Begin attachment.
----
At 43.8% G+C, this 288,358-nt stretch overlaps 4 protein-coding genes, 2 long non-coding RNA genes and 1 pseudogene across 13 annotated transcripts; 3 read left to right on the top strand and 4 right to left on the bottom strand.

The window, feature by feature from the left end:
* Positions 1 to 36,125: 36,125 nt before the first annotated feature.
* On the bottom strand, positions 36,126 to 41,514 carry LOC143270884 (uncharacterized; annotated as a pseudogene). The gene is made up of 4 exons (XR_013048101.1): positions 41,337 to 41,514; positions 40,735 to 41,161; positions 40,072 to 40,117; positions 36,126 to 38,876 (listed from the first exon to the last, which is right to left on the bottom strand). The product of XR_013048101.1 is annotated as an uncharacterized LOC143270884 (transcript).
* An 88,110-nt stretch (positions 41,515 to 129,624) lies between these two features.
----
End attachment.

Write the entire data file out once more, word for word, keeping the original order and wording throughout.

At 43.8% G+C, this 288,358-nt stretch overlaps 4 protein-coding genes, 2 long non-coding RNA genes and 1 pseudogene across 13 annotated transcripts; 3 read left to right on the top strand and 4 right to left on the bottom strand.

The window, feature by feature from the left end:
* Positions 1 to 36,125: 36,125 nt before the first annotated feature.
* On the bottom strand, positions 36,126 to 41,514 carry LOC143270884 (uncharacterized; annotated as a pseudogene). The gene is made up of 4 exons (XR_013048101.1): positions 41,337 to 41,514; positions 40,735 to 41,161; positions 40,072 to 40,117; positions 36,126 to 38,876 (listed from the first exon to the last, which is right to left on the bottom strand). The product of XR_013048101.1 is annotated as an uncharacterized LOC143270884 (transcript).
* An 88,110-nt stretch (positions 41,515 to 129,624) lies between these two features.